1. Require users to register when signing in? – This configuration dictates whether users are prompted to register their authentication information during their next login. If set to No, administrators must guide users on manually registering their self-service password reset information. By default, this setting is enabled (set to Yes).
  2. Number of days before users are asked to re-confirm their authentication information – This value determines the frequency at which users are prompted to update or reconfirm their authentication details for SSPR. By default, this setting is configured for every 180 days.

Configuring Authentication Methods

When users initiate a self-service password reset for Office 365, they must verify their identity. You can configure SSPR to require users to provide up to two authentication methods.

  1. Number of methods required to reset – This setting determines the number of authentication methods users must provide when resetting their passwords. The default value for this setting is 1.
  2. Methods available to users – This displays a list of available authentication methods users can utilize to verify their identity before resetting their account passwords. These methods include using the Microsoft Authenticator app (via code or notification), email, SMS, office phone, and security questions.

Configuring Notifications

Both users and admins should receive email notifications whenever a password reset operation is executed on their accounts.

By notifying users, they can verify that they initiated the password reset themselves.

As depicted in the image above, you have the option to enable “Notify users on password resets” and “Notify all admins when other admins reset their password”.

Configuring Support Contact Information

Another configuration option available is customizing the support contact information for SSPR. This setting provides users with a means to reach out to your helpdesk or administrators.

As illustrated above, the default setting for:

  1. Customize helpdesk link is set to No. Altering this option to Yes will enable you to specify a
  2. Custom helpdesk email or URL.

Configuring On-Premises Integration

Within the On-Premises integration menu, you are presented with the status of the on-premises writeback client availability. This allows you to confirm whether the password writeback feature is operational.

As evident from the image above, you have the option to:

  • Enable or disable the password writeback feature to the on-premises directory.
  • Enable or disable users’ ability to unlock their locked-out accounts without necessitating a password change.

Testing Self-Service Password Reset User Experience

In the preceding sections, you’ve gained insights into enabling self-service password reset in Office 365 along with the array of configuration options available. Now, let’s delve into testing and acquainting ourselves with the self-service password reset user experience.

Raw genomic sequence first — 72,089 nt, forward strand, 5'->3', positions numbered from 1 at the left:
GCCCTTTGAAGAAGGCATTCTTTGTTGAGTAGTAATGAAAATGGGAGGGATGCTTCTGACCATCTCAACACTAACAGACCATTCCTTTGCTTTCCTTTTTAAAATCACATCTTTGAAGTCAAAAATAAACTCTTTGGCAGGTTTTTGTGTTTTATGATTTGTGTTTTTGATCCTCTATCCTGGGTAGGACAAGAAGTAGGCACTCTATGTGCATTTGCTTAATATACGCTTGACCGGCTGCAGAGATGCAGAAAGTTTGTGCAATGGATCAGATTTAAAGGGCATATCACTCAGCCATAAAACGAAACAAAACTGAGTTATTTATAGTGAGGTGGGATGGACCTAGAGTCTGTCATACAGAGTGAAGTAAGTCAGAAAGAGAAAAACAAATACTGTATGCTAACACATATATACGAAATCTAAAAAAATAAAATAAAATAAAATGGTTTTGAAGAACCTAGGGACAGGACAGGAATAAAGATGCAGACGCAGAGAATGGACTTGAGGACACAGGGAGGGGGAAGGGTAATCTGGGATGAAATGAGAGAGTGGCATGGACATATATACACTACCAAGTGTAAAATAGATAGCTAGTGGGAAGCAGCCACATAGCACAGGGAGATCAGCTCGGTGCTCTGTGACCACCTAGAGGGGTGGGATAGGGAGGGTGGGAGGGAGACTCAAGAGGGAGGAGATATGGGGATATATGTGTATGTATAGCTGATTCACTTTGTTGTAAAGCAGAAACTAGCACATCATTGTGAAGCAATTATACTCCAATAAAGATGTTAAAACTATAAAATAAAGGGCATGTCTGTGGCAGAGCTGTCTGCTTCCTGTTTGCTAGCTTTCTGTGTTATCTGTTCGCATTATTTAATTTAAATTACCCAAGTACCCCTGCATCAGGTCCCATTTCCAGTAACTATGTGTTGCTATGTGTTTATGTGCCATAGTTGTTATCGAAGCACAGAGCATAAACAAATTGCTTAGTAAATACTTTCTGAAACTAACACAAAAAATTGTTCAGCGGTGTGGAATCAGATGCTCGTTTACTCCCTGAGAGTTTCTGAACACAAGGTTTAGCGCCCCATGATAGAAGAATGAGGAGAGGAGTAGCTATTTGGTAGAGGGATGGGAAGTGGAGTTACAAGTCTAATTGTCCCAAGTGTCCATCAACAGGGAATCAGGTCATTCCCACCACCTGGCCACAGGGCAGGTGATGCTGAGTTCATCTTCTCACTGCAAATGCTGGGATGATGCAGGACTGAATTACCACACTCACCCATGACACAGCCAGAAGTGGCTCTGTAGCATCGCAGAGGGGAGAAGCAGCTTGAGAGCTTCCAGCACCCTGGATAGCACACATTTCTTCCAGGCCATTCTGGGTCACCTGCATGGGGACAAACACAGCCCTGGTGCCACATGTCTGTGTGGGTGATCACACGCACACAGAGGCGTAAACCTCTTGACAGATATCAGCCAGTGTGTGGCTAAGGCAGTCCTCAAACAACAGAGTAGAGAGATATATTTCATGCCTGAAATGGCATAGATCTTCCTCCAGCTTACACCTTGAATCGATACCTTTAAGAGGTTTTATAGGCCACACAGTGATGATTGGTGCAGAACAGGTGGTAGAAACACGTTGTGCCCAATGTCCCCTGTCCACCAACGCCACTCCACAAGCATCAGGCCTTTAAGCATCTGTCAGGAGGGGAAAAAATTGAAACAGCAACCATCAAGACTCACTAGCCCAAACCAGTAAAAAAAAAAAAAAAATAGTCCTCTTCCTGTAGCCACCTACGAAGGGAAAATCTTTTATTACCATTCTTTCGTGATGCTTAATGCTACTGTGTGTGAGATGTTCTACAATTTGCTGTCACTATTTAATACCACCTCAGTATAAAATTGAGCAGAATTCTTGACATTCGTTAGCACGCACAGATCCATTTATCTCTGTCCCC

Registering the Self-Service Password Reset Authentication Information

Upon enabling self-service password resets for Office 365, users are automatically prompted to register their authentication information. Alternatively, users can manually access the SSPR registration link (

As depicted in the screenshots, upon successful sign-in to the Office 365 portal, the user was prompted to register their authentication information. Since SSPR registration requires only one authentication method, registering a phone number sufficed.

Performing a Password Reset

For users registered with self-service password reset, resetting the account password requires navigating to the password reset URL at

As evident from the screenshots above, once the user authenticated using an SMS code, the password reset was successfully executed.


Self-service password resets for Office 365 offer a convenient and secure solution for users and admins to manage their passwords independently. Empowering users with the ability to reset their passwords significantly reduces resolution time and minimizes productivity interruptions.

Throughout this article, you’ve acquired insights into enabling and configuring self-service password reset, as well as understanding the user experience including registration and email notification. While this article covers key configurations, there are additional integrations and policies like setting up banned passwords that can enhance your SSPR implementation.

Before implementing SSPR, our Helpdesk received numerous daily requests for lockouts or forgotten passwords. Since implementation, the Helpdesk now handles requests primarily from incoming students. This shift has liberated our onsite team to focus on critical tasks, elevating overall productivity significantly.